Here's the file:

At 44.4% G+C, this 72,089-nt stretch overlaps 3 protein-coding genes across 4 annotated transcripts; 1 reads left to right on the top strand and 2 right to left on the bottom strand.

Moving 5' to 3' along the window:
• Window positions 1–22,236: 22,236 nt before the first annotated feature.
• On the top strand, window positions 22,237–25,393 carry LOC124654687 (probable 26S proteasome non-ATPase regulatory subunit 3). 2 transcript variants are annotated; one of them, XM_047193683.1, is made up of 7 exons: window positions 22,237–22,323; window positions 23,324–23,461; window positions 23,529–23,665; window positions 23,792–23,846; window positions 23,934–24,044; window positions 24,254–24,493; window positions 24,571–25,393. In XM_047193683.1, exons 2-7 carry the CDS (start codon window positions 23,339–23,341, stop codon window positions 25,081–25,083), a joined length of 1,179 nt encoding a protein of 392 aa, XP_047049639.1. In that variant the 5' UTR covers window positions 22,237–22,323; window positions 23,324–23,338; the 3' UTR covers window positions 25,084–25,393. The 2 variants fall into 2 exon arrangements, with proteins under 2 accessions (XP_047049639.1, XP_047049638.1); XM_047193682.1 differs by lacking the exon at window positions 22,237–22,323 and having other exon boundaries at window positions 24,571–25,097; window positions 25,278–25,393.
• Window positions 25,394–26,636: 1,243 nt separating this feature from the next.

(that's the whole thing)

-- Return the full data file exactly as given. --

At 44.4% G+C, this 72,089-nt stretch overlaps 3 protein-coding genes across 4 annotated transcripts; 1 reads left to right on the top strand and 2 right to left on the bottom strand.

Moving 5' to 3' along the window:
• Window positions 1–22,236: 22,236 nt before the first annotated feature.
• On the top strand, window positions 22,237–25,393 carry LOC124654687 (probable 26S proteasome non-ATPase regulatory subunit 3). 2 transcript variants are annotated; one of them, XM_047193683.1, is made up of 7 exons: window positions 22,237–22,323; window positions 23,324–23,461; window positions 23,529–23,665; window positions 23,792–23,846; window positions 23,934–24,044; window positions 24,254–24,493; window positions 24,571–25,393. In XM_047193683.1, exons 2-7 carry the CDS (start codon window positions 23,339–23,341, stop codon window positions 25,081–25,083), a joined length of 1,179 nt encoding a protein of 392 aa, XP_047049639.1. In that variant the 5' UTR covers window positions 22,237–22,323; window positions 23,324–23,338; the 3' UTR covers window positions 25,084–25,393. The 2 variants fall into 2 exon arrangements, with proteins under 2 accessions (XP_047049639.1, XP_047049638.1); XM_047193682.1 differs by lacking the exon at window positions 22,237–22,323 and having other exon boundaries at window positions 24,571–25,097; window positions 25,278–25,393.
• Window positions 25,394–26,636: 1,243 nt separating this feature from the next.